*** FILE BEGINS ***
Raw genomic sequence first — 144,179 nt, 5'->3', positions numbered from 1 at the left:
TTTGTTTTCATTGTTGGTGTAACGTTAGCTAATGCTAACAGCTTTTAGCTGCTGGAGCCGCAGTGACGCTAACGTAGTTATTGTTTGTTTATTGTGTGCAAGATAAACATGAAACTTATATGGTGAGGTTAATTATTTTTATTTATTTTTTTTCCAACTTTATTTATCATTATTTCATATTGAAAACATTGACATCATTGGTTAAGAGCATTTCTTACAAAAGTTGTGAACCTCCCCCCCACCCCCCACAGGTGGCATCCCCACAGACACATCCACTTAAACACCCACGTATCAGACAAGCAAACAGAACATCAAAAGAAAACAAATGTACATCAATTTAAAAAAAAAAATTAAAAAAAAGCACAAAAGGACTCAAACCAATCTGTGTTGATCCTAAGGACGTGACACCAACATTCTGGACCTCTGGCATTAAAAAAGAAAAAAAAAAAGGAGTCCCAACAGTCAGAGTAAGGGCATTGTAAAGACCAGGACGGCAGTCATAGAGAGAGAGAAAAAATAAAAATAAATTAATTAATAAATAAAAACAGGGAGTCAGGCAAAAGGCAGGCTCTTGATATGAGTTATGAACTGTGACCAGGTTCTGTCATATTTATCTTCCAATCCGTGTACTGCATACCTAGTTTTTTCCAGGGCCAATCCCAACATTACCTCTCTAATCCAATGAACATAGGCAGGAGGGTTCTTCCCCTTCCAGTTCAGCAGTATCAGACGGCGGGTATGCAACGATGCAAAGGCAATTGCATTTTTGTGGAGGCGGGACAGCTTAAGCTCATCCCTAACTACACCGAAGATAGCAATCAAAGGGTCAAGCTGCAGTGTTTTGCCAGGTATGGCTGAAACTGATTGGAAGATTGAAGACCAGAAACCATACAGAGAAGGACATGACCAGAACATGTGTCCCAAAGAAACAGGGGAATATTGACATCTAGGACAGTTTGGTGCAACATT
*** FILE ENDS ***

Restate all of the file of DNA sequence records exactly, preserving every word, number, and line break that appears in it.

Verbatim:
Raw genomic sequence first — 144,179 nt, 5'->3', positions numbered from 1 at the left:
TTTGTTTTCATTGTTGGTGTAACGTTAGCTAATGCTAACAGCTTTTAGCTGCTGGAGCCGCAGTGACGCTAACGTAGTTATTGTTTGTTTATTGTGTGCAAGATAAACATGAAACTTATATGGTGAGGTTAATTATTTTTATTTATTTTTTTTCCAACTTTATTTATCATTATTTCATATTGAAAACATTGACATCATTGGTTAAGAGCATTTCTTACAAAAGTTGTGAACCTCCCCCCCACCCCCCACAGGTGGCATCCCCACAGACACATCCACTTAAACACCCACGTATCAGACAAGCAAACAGAACATCAAAAGAAAACAAATGTACATCAATTTAAAAAAAAAAATTAAAAAAAAGCACAAAAGGACTCAAACCAATCTGTGTTGATCCTAAGGACGTGACACCAACATTCTGGACCTCTGGCATTAAAAAAGAAAAAAAAAAAGGAGTCCCAACAGTCAGAGTAAGGGCATTGTAAAGACCAGGACGGCAGTCATAGAGAGAGAGAAAAAATAAAAATAAATTAATTAATAAATAAAAACAGGGAGTCAGGCAAAAGGCAGGCTCTTGATATGAGTTATGAACTGTGACCAGGTTCTGTCATATTTATCTTCCAATCCGTGTACTGCATACCTAGTTTTTTCCAGGGCCAATCCCAACATTACCTCTCTAATCCAATGAACATAGGCAGGAGGGTTCTTCCCCTTCCAGTTCAGCAGTATCAGACGGCGGGTATGCAACGATGCAAAGGCAATTGCATTTTTGTGGAGGCGGGACAGCTTAAGCTCATCCCTAACTACACCGAAGATAGCAATCAAAGGGTCAAGCTGCAGTGTTTTGCCAGGTATGGCTGAAACTGATTGGAAGATTGAAGACCAGAAACCATACAGAGAAGGACATGACCAGAACATGTGTCCCAAAGAAACAGGGGAATATTGACATCTAGGACAGTTTGGTGCAACATT